The New Pooh

Dear A.A.,


Thank you for your recent submission Winnie the Pooh . We at Button Books are always on the lookout for new material by promising authors. I found your manuscript to be well written, the characters engaging and the stories filled with enough charm and whimsy to entertain young readers.


Unfortunately I will have to pass on the book, at least for now. The characters and plot don’t have enough relevance in today’s world. The good news is, I have some recommendations that would help punch up the characters, add an edginess to the story and make it more appropriate and appealing for the 21st century. Please feel free to resubmit this work keeping in mind the following suggestions:


1. Rethink the bees and Pooh’s obsession with honey. With the rise in childhood obesity and the diabetes epidemic in this country, you might want Pooh to count carbs, practice self-restraint and try using Stevia. Unless, of course, you have a sequel in mind called Winnie the Amputated Pooh.


2. Change some of the names. Perhaps Geraldo, Miguel or Diego the Pooh or Omar, Mohammed, or Jibar - to be more inclusive? And could Christopher Robin be gay bisexual, or transgender? Maybe rename him, too? Try Lance, Brooklyn or Apple.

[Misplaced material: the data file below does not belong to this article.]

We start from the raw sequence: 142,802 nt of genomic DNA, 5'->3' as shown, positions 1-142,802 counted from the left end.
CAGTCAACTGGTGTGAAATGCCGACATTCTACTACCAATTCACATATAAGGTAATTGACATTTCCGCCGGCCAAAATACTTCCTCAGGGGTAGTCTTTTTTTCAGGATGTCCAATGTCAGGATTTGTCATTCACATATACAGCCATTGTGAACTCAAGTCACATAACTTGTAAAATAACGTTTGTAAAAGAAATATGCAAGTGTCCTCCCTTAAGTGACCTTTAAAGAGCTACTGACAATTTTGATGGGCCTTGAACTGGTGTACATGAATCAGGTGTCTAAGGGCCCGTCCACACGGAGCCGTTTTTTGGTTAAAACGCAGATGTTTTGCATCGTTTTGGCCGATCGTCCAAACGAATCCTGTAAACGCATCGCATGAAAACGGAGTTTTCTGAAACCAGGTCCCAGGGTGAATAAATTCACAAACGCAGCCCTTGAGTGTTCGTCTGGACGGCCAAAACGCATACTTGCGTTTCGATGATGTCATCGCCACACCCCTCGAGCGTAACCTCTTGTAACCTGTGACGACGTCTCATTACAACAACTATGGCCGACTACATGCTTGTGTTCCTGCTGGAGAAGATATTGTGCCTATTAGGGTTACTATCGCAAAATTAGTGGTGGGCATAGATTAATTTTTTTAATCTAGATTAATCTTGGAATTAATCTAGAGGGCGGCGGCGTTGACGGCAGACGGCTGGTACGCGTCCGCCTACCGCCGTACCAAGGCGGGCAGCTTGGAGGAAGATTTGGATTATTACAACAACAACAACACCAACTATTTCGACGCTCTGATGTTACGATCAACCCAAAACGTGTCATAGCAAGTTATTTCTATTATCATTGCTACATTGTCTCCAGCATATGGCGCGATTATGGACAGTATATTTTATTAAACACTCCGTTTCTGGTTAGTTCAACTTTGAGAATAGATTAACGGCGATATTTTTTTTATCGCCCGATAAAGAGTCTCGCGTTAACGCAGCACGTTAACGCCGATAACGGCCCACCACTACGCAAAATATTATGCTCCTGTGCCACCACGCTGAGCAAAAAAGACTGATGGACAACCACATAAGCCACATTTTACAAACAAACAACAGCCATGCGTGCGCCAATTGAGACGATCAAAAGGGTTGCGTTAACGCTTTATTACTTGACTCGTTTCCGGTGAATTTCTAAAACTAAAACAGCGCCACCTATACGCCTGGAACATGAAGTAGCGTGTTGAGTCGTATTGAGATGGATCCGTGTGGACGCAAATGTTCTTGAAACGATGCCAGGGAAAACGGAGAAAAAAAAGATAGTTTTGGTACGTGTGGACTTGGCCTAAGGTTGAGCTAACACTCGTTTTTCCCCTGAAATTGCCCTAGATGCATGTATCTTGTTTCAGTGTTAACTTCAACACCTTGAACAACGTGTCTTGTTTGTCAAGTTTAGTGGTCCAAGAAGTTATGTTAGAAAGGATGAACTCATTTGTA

3. It’s great that Christopher Robin, Winnie and Owl have some attention deficit issues and learning problems as evidenced by their confusion, inattentiveness, and appalling spelling, but maybe another character (Piglet comes to mind) could be shy, obsessed with origami, and socially inept? A little Asperger’s would go over big.


4. Good problem-solving skills exhibited when Christopher Robin reads to Pooh for a week waiting for him to lose weight so that he can get unstuck from the tree hole. Reading is big (and we do sell books), but with weight loss at an acceptable 1-2 pounds a week, it would take much longer for Pooh to escape. He might even plateau. To kill time, have Christopher read Pooh a book by Proust or Tolstoy and then share ideas.


5. The multigenerational characters are wonderful. Maybe a conversation about where to put poor, confused Eeyore as he ages out of living independently? The other characters might visit some assisted-living facilities or interview home caregivers. Show Eeyore learning to use a walker.


6. To beef up the plot line and add some excitement, replace the many days of boring, never-ending rain depicted near the end with a tsunami.


7. As the story is set in England, a Downton Abbey touch would be useful. Have the characters get dressed fashionably for dinner or enjoy high tea. The honey would work too if used in moderation, assuming the Stevia recommendation doesn’t pan out. Pooh could wear a monocle and address Christopher Robin as “My Lord.” Monogrammed velvet slippers might add to the mood.


All and all, this is a wonderful idea needing minor work. I look forward to seeing your revisions. Promotional dolls and stuffed toys might be developed. Think American Girl but more British Pooh. Imagine an HBO series adaptation “Game of Bees” or “Pooh Corner Empire” and perhaps a violent X-Box game called “POOHF!”



Paige Turner

Associate Editor, Children’s Division

Button Books


Ricki Miller, an elementary school teacher for decades, is now pursuing an MFA in Writing from Stony Brook. She carries a piglet keychain.

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